The Start of Something New

Spruce Knob, the highest point in West Virginia.

WHERE WERE WE?

A few new things have happened since the last time I posted, so let me get you up to speed. After my inaugural blog post, Caroline and I went out on few more botanical surveys. Since we were still familiarizing ourselves with the plant species found throughout the Mon, we were lucky enough to have two incredibly knowledgeable botanists, Emily and Ken, at our office that were open to having us help them conduct rare plant surveys. Although Emily and Ken were nearing the end of survey season and still had a lot of land to cover, they never made our presence feel like a burden. Each of them took time to help us identify species and test our knowledge. It really gave me and Caroline a glimpse into the day-to-day of a career path that we might one day pursue. While it has been nearly a month since the last time we went out on a survey, I often find myself grateful for the fact that we were able to spend so much time with such great teachers. Just like the times we’ve had to endure intense off trail hikes through dense red spruce (Picea rubens) forests and huge patches of stinging nettle (Urtica dioica), my time with Ken and Emily will forever be etched into my memories, my knowledge base, and my heart.

Emily (foreground) took us to the boardwalk in the Cranberry Glades to check the incredible bog that harbors such a beautiful and special ecosystem.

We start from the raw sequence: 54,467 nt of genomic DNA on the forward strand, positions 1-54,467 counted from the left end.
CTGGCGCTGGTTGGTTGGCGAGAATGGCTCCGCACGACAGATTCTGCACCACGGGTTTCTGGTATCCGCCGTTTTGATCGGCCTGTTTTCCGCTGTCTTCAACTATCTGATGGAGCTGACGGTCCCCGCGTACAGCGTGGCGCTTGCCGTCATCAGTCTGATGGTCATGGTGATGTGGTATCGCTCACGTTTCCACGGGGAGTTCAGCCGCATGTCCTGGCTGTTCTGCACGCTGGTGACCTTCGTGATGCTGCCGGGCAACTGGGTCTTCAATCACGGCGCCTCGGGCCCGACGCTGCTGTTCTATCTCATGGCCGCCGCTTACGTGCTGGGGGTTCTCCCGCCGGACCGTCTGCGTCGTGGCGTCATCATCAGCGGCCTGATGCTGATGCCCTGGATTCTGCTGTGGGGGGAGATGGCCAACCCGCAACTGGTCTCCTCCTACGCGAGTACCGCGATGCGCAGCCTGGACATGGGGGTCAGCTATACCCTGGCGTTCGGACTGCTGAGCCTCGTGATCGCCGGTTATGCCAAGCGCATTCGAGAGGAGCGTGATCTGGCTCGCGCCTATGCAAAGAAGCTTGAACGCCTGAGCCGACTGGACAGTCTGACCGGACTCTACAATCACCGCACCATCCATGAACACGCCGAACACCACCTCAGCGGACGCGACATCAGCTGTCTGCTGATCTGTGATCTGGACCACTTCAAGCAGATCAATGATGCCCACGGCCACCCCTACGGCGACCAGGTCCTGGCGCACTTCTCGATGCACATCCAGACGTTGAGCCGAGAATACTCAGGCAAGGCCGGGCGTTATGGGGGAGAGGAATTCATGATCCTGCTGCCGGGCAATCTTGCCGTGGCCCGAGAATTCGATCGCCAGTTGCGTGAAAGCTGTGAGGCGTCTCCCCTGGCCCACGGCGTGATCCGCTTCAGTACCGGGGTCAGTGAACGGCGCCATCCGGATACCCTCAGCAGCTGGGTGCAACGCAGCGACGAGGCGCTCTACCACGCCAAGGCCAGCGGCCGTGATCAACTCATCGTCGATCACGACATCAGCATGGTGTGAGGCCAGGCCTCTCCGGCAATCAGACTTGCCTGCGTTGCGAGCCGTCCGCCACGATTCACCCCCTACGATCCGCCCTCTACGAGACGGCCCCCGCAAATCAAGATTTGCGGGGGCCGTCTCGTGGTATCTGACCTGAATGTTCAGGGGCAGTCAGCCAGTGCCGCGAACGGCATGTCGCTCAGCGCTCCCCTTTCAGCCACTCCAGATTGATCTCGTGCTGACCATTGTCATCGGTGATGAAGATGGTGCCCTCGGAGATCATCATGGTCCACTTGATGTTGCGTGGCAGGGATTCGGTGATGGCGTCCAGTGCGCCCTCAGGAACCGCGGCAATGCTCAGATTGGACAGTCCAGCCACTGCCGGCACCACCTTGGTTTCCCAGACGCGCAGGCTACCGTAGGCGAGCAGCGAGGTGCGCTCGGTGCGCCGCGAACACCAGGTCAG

Ken guiding us through the hardest off-trail hike yet

GETTING DOWN TO BUSINESS

Alternate-leaf Dogwood (Cornus alternifolia)

After a short delay and a few email exchanges, we were finally on the track to go out to the field to collect seed! With the help of our mentor, Amy Lovell, we were able to connect and meet up with the lead botanist at the Bartow office, Todd Kuntz (about two hours away from the Marlinton office). Before meeting Todd, Caroline and I heard nothing but great things about him from our coworkers; so our expectations we’re pretty high! On our first outing with Todd, he took us to the Dolly Sods Wilderness Area. It was a whirlwind of a day where Todd taught us heaps of knowledge about the plants’ growth habits and seeding patterns.

The following week, we met up with Todd again to collect some new species. Little did I know, we were headed to a trail that led up to the highest point in West Virginia, Spruce Knob. Once we had reached the top, I was completely and utterly awed; not just by the height, but also by the vastness of the view before me. I felt as though I were literally on top of the world. Never in my life had I seen something so ethereal and so perfectly crafted by the Earth. That moment was a beautiful conclusion to a wonderful day of picking seed and picking Todd’s brain about everything related to Allegheny plants.

Although I haven’t yet returned to Spruce Knob, I continue I relish the memories of being on the top of world and yearn to bask again in her glory. May we meet again, Spruce Knob.

Me at the peak of Spruce Knob

WHERE DO WE GO FROM HERE?